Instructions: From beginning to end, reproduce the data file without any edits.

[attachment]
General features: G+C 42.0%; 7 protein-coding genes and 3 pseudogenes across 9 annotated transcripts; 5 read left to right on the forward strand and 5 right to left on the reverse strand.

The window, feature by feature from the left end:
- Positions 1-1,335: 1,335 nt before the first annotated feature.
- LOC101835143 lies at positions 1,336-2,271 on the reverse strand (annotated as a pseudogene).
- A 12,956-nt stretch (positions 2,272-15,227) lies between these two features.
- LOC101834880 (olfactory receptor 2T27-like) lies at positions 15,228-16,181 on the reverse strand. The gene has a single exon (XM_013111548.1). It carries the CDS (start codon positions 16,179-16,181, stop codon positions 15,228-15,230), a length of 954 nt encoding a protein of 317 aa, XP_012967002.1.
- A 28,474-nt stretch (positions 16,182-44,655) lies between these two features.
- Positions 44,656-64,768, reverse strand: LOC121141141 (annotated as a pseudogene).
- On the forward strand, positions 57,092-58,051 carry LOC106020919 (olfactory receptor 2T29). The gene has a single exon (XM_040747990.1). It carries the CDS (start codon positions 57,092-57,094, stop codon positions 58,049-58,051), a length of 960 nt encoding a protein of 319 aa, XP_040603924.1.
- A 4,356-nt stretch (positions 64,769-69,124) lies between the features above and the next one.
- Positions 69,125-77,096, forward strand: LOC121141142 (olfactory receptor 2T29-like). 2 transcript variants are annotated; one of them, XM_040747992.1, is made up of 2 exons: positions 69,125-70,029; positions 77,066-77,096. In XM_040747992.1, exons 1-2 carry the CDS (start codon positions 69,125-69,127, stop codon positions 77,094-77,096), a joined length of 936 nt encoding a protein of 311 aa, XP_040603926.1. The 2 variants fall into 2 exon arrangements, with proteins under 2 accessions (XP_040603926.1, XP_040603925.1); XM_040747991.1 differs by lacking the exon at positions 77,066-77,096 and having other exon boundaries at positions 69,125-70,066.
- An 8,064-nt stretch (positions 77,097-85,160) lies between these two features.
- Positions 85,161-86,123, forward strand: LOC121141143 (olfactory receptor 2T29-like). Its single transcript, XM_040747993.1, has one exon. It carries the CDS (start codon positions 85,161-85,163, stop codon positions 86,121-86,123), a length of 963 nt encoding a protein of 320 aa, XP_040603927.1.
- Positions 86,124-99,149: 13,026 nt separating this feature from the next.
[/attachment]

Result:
General features: G+C 42.0%; 7 protein-coding genes and 3 pseudogenes across 9 annotated transcripts; 5 read left to right on the forward strand and 5 right to left on the reverse strand.

The window, feature by feature from the left end:
- Positions 1-1,335: 1,335 nt before the first annotated feature.
- LOC101835143 lies at positions 1,336-2,271 on the reverse strand (annotated as a pseudogene).
- A 12,956-nt stretch (positions 2,272-15,227) lies between these two features.
- LOC101834880 (olfactory receptor 2T27-like) lies at positions 15,228-16,181 on the reverse strand. The gene has a single exon (XM_013111548.1). It carries the CDS (start codon positions 16,179-16,181, stop codon positions 15,228-15,230), a length of 954 nt encoding a protein of 317 aa, XP_012967002.1.
- A 28,474-nt stretch (positions 16,182-44,655) lies between these two features.
- Positions 44,656-64,768, reverse strand: LOC121141141 (annotated as a pseudogene).
- On the forward strand, positions 57,092-58,051 carry LOC106020919 (olfactory receptor 2T29). The gene has a single exon (XM_040747990.1). It carries the CDS (start codon positions 57,092-57,094, stop codon positions 58,049-58,051), a length of 960 nt encoding a protein of 319 aa, XP_040603924.1.
- A 4,356-nt stretch (positions 64,769-69,124) lies between the features above and the next one.
- Positions 69,125-77,096, forward strand: LOC121141142 (olfactory receptor 2T29-like). 2 transcript variants are annotated; one of them, XM_040747992.1, is made up of 2 exons: positions 69,125-70,029; positions 77,066-77,096. In XM_040747992.1, exons 1-2 carry the CDS (start codon positions 69,125-69,127, stop codon positions 77,094-77,096), a joined length of 936 nt encoding a protein of 311 aa, XP_040603926.1. The 2 variants fall into 2 exon arrangements, with proteins under 2 accessions (XP_040603926.1, XP_040603925.1); XM_040747991.1 differs by lacking the exon at positions 77,066-77,096 and having other exon boundaries at positions 69,125-70,066.
- An 8,064-nt stretch (positions 77,097-85,160) lies between these two features.
- Positions 85,161-86,123, forward strand: LOC121141143 (olfactory receptor 2T29-like). Its single transcript, XM_040747993.1, has one exon. It carries the CDS (start codon positions 85,161-85,163, stop codon positions 86,121-86,123), a length of 963 nt encoding a protein of 320 aa, XP_040603927.1.
- Positions 86,124-99,149: 13,026 nt separating this feature from the next.